In the third movement, a Credo, tempos were fleet despite the initial tempo marking of Moderato molto maestoso; choral and orchestral textures were bright and bracing.  With articulation light and pointed, this was a highlight in this performance of the Mass. A momentary upward line by the flute flourished with lucidity. When the three vocal soloists sang as a trio, they blended well in tone and vocal texture. The Et resurrexit section near the end of this movement was intensely driven, and all the better for it. The sheen to the strings at the end was notable, almost as if sheaves of light rain were descending on the audience.  Balances were attentive, but at times the strings struggled to be heard forcefully. The organ entry at the end unleashed a supple magnificence and even regal power. The organist was presumably Cathedral organist Dr. Gabriele Terrone, although he was not credited in the program.

The fourth movement, an Offertorium, is only played by the orchestra. Here the strings lacked some color in the violins, but the cellos and basses generated the needed allusions to rainbow hues. The violins did phrase warmly though. Some lack of poise and shaping in the overall melodic arc was also evident. Nicely resonant horns paced the concluding moments.

The fifth movement, a Sanctus, engaged the audience with a lively fire to the melodic lines from the choir. A fiercely radiant ending helped compensate for a rather uneventful reading.

The sixth movement is a Benedictus. Here the soprano Melissa Heath sang with much feeling, and blended in an engaging and captivating manner with the organ. The choir conveyed a deeply felt sense of striving harmonies, and the concluding Hosanna in excelsis reared a transcendent simplicity. This was a beautifully rendered Benedictus.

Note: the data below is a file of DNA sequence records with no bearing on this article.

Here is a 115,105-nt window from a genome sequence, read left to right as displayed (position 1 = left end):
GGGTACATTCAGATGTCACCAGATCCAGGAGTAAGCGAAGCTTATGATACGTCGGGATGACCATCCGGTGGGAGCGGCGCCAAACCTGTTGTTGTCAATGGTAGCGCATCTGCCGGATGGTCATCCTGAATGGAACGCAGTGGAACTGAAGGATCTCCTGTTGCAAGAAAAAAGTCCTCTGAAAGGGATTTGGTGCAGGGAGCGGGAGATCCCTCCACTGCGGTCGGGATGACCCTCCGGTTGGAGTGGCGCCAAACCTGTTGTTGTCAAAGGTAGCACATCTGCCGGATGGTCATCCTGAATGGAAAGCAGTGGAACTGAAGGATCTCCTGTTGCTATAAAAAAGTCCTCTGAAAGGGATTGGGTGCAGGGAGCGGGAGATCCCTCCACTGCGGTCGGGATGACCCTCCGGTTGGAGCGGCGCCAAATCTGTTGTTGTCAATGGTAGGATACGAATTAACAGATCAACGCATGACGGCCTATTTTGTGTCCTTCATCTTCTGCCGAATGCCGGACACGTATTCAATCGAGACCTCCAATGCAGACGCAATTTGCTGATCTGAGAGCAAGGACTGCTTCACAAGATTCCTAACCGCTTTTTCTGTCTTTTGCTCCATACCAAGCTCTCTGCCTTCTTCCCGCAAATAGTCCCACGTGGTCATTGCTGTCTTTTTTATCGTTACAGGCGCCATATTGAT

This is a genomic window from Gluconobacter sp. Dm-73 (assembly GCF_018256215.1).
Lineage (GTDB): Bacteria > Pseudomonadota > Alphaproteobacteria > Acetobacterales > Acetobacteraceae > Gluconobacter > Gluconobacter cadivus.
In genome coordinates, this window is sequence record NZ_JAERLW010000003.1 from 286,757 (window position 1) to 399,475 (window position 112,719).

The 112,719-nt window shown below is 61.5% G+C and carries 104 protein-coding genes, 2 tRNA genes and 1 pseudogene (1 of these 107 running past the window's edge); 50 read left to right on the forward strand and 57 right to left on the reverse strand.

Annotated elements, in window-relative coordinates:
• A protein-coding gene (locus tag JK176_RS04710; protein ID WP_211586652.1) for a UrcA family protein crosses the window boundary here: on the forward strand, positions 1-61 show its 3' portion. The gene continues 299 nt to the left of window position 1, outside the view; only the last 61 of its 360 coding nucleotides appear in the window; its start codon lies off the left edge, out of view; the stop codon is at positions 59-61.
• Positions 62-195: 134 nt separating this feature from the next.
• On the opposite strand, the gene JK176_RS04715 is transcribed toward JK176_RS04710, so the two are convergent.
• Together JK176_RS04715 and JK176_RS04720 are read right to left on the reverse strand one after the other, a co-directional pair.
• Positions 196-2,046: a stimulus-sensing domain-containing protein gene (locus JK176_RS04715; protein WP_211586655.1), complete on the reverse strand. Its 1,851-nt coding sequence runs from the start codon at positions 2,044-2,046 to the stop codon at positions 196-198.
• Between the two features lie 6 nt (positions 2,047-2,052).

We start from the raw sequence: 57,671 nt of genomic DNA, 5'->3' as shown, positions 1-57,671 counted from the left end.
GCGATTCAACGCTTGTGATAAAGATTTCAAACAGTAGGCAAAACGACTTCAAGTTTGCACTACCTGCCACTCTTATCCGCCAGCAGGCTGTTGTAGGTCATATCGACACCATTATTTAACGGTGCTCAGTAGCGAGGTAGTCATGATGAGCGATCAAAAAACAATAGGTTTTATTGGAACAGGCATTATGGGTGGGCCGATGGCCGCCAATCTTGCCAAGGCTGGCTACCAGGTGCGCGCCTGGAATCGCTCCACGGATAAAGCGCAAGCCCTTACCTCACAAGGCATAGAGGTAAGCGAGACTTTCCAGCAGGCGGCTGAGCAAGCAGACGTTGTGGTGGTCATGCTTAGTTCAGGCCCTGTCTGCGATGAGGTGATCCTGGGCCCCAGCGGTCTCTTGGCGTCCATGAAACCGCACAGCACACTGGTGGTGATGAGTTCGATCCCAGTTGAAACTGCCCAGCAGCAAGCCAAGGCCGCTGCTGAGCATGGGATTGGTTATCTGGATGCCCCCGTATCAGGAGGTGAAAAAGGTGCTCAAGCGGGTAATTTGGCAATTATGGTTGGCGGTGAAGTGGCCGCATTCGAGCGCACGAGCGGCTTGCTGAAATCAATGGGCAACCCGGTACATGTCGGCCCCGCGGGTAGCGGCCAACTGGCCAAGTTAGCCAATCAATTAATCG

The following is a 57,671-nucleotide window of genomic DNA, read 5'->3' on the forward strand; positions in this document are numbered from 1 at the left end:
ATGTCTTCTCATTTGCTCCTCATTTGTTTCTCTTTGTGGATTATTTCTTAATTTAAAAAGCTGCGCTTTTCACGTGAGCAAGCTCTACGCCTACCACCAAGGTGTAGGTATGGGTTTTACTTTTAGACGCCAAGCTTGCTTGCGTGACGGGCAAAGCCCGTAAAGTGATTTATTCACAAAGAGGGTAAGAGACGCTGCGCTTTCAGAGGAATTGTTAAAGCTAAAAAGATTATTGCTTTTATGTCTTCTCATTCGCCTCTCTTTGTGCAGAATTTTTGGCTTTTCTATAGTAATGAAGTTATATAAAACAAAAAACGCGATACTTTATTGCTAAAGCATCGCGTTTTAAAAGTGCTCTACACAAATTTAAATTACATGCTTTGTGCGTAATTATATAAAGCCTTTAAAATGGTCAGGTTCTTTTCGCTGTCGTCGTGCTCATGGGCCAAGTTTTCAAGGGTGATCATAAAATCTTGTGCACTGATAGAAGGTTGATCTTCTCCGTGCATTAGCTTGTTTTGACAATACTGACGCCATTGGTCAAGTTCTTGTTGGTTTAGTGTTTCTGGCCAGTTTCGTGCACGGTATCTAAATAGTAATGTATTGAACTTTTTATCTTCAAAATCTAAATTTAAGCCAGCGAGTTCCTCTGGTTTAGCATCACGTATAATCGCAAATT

The seventh and final movement, an Agnus Dei, was carefully shaped.  Although the orchestra phrased its lines a little hesitantly at the beginning, the brief tenor solo splashed some luster upon proceedings. The soprano solo line here could have used a bit more inflection, and some ponderousness lodged into the tempo marking of Andante moderato.

Overall, this was an inconsistently shaped performance and interpretation of this Gounod mass, with some glorious movements and moments, but some that were more prosaic. But then some might say that this is the nature of much of Gounod’s choral music. Performers and interpreters can only do so much, even when they are as superbly trained as are the many children who sing in the Choir of the Cathedral of the Madeleine. It always deserves to be mentioned that the cathedral’s interior space helps to accentuate music of a religious nature. It is an intimate yet awe-inspiring setting that never fails to invoke a shy respect for the heavens.

 

Gregory Walz is a native of Bitburg, Germany and received a B.A. in History from the University of Utah.  He has worked at the Utah Division of State History since 2004, in the joint Research Center with the Utah Division of State Archives in the historic Rio Grande depot.  He enjoys music in almost all of its forms and genres.  One of his indelible memories:  the Australian band The Church performing at Club Sound on March 20, 2004 for their 2003 album Forget Yourself.